The French firm doesn't want separate type approval for UK and European markets.
PSA's Europe boss Maxime Picat has warned that British car production could be in danger if Britain's impending exit from the European Union leaves manufacturers needing to build seperately for both the British and European market.
Currently carmakers building and selling vehicles in Britain just need to adhere to European regulations, but with Brexit on the horizon, it is possible that entirely different type approval could be needed for Britain in the future.
PSA owns Peugeot, Citroen, and DS, as well as Opel and Vauxhall which it purchased from General Motors last year. The latter two brands currently produces the Astra at its Ellesmere Port plant, and the Vivaro commercial vehicle at its facility in Luton, while Citroen Jumpy and Peugeot Expert van production is also slated to commence at Luton next year.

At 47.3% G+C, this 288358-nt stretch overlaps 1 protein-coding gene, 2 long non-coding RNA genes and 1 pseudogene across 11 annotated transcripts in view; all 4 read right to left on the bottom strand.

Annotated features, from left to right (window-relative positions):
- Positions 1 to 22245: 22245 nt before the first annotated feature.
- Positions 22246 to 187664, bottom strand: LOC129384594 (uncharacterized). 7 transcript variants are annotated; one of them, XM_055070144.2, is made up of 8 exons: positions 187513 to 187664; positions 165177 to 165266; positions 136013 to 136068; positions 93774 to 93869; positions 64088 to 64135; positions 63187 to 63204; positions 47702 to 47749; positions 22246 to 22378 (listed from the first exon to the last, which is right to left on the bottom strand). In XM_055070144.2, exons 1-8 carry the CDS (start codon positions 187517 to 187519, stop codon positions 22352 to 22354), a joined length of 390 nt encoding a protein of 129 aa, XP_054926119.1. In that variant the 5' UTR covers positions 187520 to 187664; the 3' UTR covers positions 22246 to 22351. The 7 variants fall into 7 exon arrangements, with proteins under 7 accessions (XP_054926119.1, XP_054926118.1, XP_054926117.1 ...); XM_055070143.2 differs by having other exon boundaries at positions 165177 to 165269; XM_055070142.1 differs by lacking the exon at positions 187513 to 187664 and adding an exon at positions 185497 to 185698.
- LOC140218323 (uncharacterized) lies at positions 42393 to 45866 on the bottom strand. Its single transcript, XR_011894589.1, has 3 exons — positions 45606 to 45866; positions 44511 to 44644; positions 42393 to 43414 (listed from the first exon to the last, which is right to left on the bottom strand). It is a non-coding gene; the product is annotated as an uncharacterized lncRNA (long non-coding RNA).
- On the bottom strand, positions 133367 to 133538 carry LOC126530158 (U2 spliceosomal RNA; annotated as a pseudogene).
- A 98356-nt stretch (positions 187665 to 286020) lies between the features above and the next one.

Speaking to Reuters, Picat said that his company could 'take measures' if Brexit end up having a significant impact on the British motor industry and Europe-wide type approval.
"We have been doing all we can to develop our UK business, restore Vauxhall and Opel profitability, reinvesting in Luton and improving our sites' competitiveness in order to help them face up to an uncertain future," Picat said, speaking at the Paris motor show earlier this week.
"But there are limits. Those limits are customs barriers, and the loss of freedom of movement, for people and goods. If we get to that point, we will be obliged to take measures," he added. "If we suddenly have to start manufacturing for the UK in the UK, and for Europe in Europe, there will necessarily be an impact on UK production."
"We are not going to be dogmatic about it, and there's no question of punishing the UK. We'd take a look at our two factories, the state of our business, and look for a solution. But I do not know where that will lead us in terms of the sustainability of our sites."